Once we have the correct roller, we need to consider the choice of bottom blade which is dependent on the height of cut we want to achieve. At this point it would be good to consider the difference between bench set and effective height of cut and how this will impact on our height of cut setting. The difference between bench set and effective height of cut will depend on factors such as agronomy, weight of units and weather. Different manufacturers have best set up practice for their cutting units and additional set up such as making sure rollers are parallel, front and back and with the cylinder may need to be carried out. It’s always recommended that you familiarise yourself with the manufacturer’s information relating to unit set up which can be found in the operator’s manual or service manual.
When we have chosen the correct machine with the correct cutting unit configuration for our turf conditions including number of blades, rollers and bottom blade it is important to think about ongoing maintenance of our cutting units.
- Check Tyre pressures are in accordance with manufacturer’s recommendations and turf conditions. Verify all tyres are correct and set the same
- Check for any unit compensation spring and set to correct length for conditions. These springs help ground following and will require the correct setting across all units. Some manufacturers do not require these due to the positioning of the carrier frame
- Check lift arm counterbalance spring setting to increase or decrease counterbalance on the rear cutting units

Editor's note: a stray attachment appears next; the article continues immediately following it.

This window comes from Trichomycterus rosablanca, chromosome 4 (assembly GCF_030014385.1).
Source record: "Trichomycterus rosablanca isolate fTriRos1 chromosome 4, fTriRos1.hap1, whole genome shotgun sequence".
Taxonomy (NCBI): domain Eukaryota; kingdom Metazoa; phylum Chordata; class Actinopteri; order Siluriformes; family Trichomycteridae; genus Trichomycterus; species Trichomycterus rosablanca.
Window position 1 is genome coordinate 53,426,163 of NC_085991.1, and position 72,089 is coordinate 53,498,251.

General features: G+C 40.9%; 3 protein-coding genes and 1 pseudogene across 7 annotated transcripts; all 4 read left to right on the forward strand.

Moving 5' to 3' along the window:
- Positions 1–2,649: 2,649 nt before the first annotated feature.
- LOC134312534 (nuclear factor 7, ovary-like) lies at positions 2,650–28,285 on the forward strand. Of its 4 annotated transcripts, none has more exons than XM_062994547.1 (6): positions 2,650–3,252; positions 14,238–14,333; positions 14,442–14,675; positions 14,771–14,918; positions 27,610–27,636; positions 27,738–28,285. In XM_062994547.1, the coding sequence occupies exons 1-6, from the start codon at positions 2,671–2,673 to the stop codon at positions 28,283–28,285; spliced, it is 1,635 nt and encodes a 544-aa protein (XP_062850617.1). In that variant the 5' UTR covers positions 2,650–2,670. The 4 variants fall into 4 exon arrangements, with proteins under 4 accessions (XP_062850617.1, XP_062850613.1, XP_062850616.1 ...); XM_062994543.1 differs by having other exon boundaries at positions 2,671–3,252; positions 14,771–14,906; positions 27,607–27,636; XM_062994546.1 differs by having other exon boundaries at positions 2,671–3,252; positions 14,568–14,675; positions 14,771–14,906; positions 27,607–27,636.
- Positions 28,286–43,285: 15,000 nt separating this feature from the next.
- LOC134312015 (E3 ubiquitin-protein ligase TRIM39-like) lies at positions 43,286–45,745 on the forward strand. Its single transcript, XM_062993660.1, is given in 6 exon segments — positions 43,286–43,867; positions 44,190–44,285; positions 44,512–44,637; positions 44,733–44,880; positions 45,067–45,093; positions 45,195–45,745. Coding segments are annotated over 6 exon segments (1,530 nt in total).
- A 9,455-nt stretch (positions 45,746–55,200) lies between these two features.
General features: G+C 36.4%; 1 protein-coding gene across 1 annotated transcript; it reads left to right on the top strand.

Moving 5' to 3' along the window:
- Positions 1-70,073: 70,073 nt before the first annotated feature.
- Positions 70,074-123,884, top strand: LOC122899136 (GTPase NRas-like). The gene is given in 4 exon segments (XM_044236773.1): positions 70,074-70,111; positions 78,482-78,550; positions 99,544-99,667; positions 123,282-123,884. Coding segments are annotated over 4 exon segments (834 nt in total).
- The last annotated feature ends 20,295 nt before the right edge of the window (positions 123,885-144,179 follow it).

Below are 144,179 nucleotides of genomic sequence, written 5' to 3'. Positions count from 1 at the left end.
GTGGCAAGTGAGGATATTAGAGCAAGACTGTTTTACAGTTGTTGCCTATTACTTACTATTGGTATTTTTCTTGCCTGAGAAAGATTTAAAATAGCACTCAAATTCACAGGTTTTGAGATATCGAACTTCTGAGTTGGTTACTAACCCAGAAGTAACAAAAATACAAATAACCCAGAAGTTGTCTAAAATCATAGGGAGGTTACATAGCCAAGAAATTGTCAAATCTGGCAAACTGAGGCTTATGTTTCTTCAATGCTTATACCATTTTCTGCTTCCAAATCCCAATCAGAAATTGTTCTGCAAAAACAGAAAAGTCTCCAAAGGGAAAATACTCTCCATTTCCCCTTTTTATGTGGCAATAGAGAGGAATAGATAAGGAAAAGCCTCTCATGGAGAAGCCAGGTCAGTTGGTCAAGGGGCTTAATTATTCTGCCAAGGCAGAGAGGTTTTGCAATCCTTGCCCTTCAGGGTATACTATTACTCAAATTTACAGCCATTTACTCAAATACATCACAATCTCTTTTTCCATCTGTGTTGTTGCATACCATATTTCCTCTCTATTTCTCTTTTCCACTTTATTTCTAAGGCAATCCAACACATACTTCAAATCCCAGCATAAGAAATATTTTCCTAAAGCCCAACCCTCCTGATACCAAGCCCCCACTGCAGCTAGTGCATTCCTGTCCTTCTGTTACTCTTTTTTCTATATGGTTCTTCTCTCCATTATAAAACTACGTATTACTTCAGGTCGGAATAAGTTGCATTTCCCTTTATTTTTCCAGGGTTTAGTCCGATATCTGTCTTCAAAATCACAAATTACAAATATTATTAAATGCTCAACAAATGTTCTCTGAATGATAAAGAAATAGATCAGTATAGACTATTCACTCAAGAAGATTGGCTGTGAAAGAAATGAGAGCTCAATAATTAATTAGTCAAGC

- Check for wear limits of the reel by measuring from the spindle to the outside of the reel. Manufacturers will list wear diameters and recommended replacement diameter
- Ensure units are sharp with no visible damage to bottom blade or cylinder
- Check the unit is on cut, do not be tempted to tighten bottom blade to reel adjustment at the slightest hint of a poor quality cut. This is a standard error and will not solve the issue and could lead to further problems
- Grease all grease points being careful not to over grease and wipe away excess grease
- Finally check height of cut is the same on all units.
These points will help but only goes in part to scratching the surface of correct unit set up. It does not address the many variables that are involved in machinery set up to correct quality of cut issues. If not already doing so this article gives you some ideas of what to check and be aware of when setting up your cutting units.
Written by industry expert, Ian Sumpter
Lantra is looking to launch a suite of Groundcare Maintenance courses at SALTEX 2019.
The suite will consist of the following:
- Groundcare Health and Safety (mandatory E-Learning course)
- Groundcare Engine Maintenance
- Groundcare Hydraulic Systems
- Groundcare Electrics
- Groundcare Cutting Units
- Groundcare Cylinder and Rotary Blade Sharpening.